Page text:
By Larraine Roulston:
If you live in an apartment or a condo, there is a variety of ways to compost kitchen food scraps and wilted flowers.
You can vermicompost by investing in a worm bin. Ontario’s Cathy Nesbitt of www.cathyscrawlycomposters.com offers Worm Chalets, while California’s Jerry Gach, www.thewormdude.com, is the manufacturer of The Worm Inn. To vermicompost, red wiggler worms transform food scraps and their bedding of shredded dampened paper into worm castings. While utilizing these little “angels of the earth” in a bin approximately 21” x 15” (53 ml x 38 ml), you must chop up food and always place it under the bedding. When the worms have turned it all to castings (worm poo), it will be time to harvest (screen the castings from the worms) and then begin again. Worm castings, known as the richest form of compost, can be sprinkled on indoor plants and into balcony flower and herb containers.
Energetic senior and vermicomposting advocate Betty Price, who lives in a Toronto apartment, promotes her worm bin lifestyle by also accepting her neighbors’ unwanted veggie peelings. As Jerry Gach states, “Many multi-dwelling residents, who don’t have the facility for a compost pile, hate the thought of their food waste destined for landfill. They often give the finished compost away to their gardening friends. Avoiding waste is rewarding in itself.”
The bokashi composting method is technically a way of fermenting foods, using a special mix called Effective Microorganisms. This system will take a greater amount of food including bones, meat, dairy, cooked foods and unwanted condiments that may have gone bad. It works anaerobically in an air-tight container. You can purchase bokashi flakes, or you make them yourself from a recipe on The Compostess blog.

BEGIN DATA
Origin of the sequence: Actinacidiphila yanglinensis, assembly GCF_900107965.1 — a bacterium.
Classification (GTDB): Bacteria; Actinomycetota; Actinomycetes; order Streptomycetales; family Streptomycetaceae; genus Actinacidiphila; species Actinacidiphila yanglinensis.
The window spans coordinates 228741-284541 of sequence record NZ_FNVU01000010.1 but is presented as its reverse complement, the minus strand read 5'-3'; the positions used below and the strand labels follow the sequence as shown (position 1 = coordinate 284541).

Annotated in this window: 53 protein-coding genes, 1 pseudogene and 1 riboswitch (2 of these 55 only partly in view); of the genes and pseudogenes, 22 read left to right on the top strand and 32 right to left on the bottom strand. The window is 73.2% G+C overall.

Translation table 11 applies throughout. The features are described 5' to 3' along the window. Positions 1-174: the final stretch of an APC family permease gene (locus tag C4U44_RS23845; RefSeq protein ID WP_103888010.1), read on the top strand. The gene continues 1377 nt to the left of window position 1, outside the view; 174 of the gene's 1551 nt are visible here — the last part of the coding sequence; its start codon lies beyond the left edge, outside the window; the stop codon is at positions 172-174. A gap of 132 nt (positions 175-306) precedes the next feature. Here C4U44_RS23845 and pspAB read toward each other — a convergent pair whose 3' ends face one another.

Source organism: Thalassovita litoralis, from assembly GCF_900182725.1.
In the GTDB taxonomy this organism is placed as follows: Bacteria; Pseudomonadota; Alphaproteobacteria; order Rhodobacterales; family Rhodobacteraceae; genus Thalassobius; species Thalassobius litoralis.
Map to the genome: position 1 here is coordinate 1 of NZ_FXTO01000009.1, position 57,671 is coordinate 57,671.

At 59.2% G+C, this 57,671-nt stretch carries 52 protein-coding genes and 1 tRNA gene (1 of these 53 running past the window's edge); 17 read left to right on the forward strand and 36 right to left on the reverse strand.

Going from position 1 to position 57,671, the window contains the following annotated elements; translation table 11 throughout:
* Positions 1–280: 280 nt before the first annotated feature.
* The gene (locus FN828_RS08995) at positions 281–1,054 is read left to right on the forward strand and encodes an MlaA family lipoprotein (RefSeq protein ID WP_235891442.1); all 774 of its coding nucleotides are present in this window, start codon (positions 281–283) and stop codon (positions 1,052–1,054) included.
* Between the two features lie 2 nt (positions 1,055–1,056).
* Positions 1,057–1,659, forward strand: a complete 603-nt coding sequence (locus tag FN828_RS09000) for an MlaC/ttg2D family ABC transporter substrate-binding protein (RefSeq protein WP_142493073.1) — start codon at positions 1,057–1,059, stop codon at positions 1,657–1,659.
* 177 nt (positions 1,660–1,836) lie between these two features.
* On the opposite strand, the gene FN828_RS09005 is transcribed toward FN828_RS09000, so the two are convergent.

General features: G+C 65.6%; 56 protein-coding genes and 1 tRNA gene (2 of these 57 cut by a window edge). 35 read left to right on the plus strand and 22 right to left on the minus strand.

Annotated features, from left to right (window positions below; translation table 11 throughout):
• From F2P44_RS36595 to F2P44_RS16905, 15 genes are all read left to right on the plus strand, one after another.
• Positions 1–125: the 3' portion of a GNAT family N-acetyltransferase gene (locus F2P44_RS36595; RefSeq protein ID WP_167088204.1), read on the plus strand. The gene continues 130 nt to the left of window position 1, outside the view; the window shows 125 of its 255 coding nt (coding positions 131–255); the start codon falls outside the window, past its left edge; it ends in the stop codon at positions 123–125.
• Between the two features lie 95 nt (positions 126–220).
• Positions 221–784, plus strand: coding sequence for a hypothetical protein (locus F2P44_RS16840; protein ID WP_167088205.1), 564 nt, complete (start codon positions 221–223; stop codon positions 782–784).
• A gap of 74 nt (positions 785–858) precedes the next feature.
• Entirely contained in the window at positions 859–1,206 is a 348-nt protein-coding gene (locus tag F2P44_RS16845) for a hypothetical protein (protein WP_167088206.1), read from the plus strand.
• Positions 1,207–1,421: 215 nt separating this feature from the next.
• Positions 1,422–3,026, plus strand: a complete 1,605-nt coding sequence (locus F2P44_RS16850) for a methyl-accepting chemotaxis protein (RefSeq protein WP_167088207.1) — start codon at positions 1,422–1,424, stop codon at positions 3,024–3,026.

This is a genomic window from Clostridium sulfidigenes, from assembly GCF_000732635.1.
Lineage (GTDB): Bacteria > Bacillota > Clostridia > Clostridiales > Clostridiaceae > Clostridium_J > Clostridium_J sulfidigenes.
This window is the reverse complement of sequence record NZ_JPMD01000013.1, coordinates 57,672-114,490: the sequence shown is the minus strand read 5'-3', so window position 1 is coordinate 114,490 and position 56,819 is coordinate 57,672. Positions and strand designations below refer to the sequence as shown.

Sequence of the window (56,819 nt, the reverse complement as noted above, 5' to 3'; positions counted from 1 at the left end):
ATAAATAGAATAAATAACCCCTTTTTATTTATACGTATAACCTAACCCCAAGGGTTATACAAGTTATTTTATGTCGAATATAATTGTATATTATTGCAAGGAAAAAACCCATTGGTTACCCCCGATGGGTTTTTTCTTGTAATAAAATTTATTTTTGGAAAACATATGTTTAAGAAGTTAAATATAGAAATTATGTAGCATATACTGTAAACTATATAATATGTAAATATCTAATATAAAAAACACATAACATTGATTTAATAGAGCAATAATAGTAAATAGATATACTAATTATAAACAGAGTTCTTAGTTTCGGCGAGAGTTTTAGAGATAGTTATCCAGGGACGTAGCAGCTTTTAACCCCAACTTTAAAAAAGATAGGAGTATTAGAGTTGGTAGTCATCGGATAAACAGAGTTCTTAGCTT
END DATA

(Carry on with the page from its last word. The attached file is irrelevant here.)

Lobby your superintendent about getting on board with a municipal pilot program for curb-side compost pickup. It’s easy to keep all organics in your freezer to prevent any meat odors. When full, dump your container’s contents into your apartment’s designated collection bin.
If you have a friend with a backyard composter, your donations would be most appreciated.
The Tumbler, a standing compost unit that does not use worms, rotates for faster decomposition. Designed for outdoor use, it could sit on a balcony with a large piece of cardboard underneath to absorb any dripping liquids. When too heavy to spin, empty the compost into a pail and give any extra to friends.
A small four-story condo building in Toronto’s east end sacrificed two outdoor parking spaces to install a Molok “Deep-Collection” www.molok.com/main.php organics container for residents. This aesthetically pleasing system is suitable for townhouse complexes or retirement centers as well.
The book Compost City: Practical Composting Know-How for Small-Space Living by Rebecca Louie and the creator of the Compostess blog is both amusing and practical for the downtown core city folks who want to compost. Compost City also includes many do-it-yourself projects, details different composting techniques, and relates urban compost success stories.
The Kalamazoo based Flowerfield Press published its first edition of Worms Eat My Garbage by MaryAppelhof in 1982. www.wormwoman.com. It continues to offer many resources on how to compost, ranging from children’s books to scientific publications, videos and worm bins.
In New York City there are compost drop-off points for those high-rise city dwellers wishing to turn their vegetable cuttings into compost. Check out your area for community gardens, composting demonstration sites, or depots that will accept your table scraps. Another option New Yorkers have is that you can also pay to have your compost-ables collected. New Yorkers can sing . . .
I want to be a part of it, New York, New York.
If you can make it there, you’ll make it anywhere.
It’s up to you New York, New York!
Larraine authors a children’s book series on composting at www.castlecompost.com.